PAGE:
Of course, the funniest part is I didn't share an opinion on the tasting menu or attempt to make any point. Just complimented Laura on her sharing of an "against the trend" opinion that would surely elicit negative responses (which it has).

Someone on the internet doesn't share my opinion? Quick, to the keyboard ... we attack at dawn!

You know, she never said she didn't enjoy the food. In fact, she's saying that she enjoyed some of it so much that she wished she'd had a bit more of it.

So maybe the tasting menu wasn't for her. Is it a crime now to try something and realize it wasn't quite what one was looking for?

I don't think I'd do something like this because I personally don't really want to spend that much on a meal. Me, personally. Note that I am not saying I am a superior person because I don't want to spend that much, or that I can't understand why people would spend that much or that it's wrong to spend that much. Just that I, personally, have this opinion. I think that's something that gets lost in many internet comments. Disagreeing with someone's opinion on something as subjective as dining is not a personal attack. Neither person is wrong.

(Also, the captcha is amusing: 555515 beef)

Laura, I thoroughly enjoyed your take on the Volt tasting menu. I agree with kam, you clearly liked the food, but you wanted more of it...to me, that was perfectly clear in your writing. For those who have not had a tasting menu, LV's insight gives them an idea of what to expect. I had the tasting menu (with wine) at WD50 in New York. It was the most expensive meal I've ever had. I'm glad I did it, but I'd never do it again. It sounds like you had a similar experience. Reading your take on Volt's Table 21 was entertaining, insightful and hilarious ("blue buds" ha!).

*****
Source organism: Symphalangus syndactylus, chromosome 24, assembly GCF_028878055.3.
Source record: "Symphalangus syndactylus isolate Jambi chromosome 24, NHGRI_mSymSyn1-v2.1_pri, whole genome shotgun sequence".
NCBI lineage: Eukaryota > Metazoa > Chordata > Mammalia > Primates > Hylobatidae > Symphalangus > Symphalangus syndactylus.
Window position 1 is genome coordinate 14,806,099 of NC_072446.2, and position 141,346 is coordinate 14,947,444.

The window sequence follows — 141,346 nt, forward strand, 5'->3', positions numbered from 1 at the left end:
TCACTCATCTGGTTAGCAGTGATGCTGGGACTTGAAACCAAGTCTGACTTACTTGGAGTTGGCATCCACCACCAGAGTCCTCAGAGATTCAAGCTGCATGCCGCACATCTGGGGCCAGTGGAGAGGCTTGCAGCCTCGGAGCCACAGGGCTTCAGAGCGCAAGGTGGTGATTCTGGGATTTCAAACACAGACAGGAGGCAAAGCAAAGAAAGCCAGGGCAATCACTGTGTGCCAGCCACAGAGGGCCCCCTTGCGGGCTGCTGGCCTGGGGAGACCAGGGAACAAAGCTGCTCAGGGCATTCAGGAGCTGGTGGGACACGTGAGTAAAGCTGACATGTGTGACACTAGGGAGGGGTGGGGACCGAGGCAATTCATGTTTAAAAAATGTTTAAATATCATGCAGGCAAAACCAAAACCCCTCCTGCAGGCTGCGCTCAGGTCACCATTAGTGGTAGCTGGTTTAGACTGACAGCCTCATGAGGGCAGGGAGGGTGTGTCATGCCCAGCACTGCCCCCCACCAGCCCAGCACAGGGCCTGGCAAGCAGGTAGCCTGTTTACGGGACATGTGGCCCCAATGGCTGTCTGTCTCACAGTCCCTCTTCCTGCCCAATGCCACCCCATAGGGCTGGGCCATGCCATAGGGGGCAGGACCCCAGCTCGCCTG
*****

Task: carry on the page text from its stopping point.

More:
Everyone is entitled to their opinion......
Even if it is wrong.

This conversation reminds me of a comment one of my friends made, that in turn, became a running joke - "Your opinion is false!"

Or, on a lighter note, this dinner did not inspire a recreation of that one particular scene from When Harry Met Sally. ;)

I had the tasting menu (with wine) at WD50 in New York.

I had the tasting menu at WD40. It was awful.

Owl, a little greasy, eh?

Fogo de Chao might be up your alley.

Blue buds - really? - please explain

"Your opinion is false." I LOVE THAT!!!!

Oh, TS, even I got "blue buds." Really now.
Think of another one-syllable word beginning with B.

Wow. Sort of amazed to see people jumping in to 1) let LV know that she doesn't have a clear sense of her own OPINION of a dining experience b/c her feeble mind didn't get the "concept", and 2) she's no professional, therefore....
I appreciated her view on this. I've been disappointed myself on occasion by places that are widely touted as culinary Nirvana, then prove to be not nearly as satisfying as a local fave. It doesn't mean the reviewer suffers some sort of cognitive disability - it simply means the experience didn't jibe with the hype. It happens! It's what makes the "foodie sport" so fun for all of us. Be nice. Or go get a real hobby.

Captcha: "hungriest given" (I couldn't make this up)

It's the subjectivity, stupid!

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About this blog
Richard Gorelick was appointed The Baltimore Sun's restaurant critic in September 2010. Before joining the paper staff fulltime, he contributed freelance criticism and features articles about food to area and regional publications. Along the way, he dispatched for short-distance trucking companies, shilled for cultural non-profits, and assisted in cognitive neurology research – never the subject, always the control.

He takes restaurants seriously but not himself, and his favorite restaurant is the one you love, too.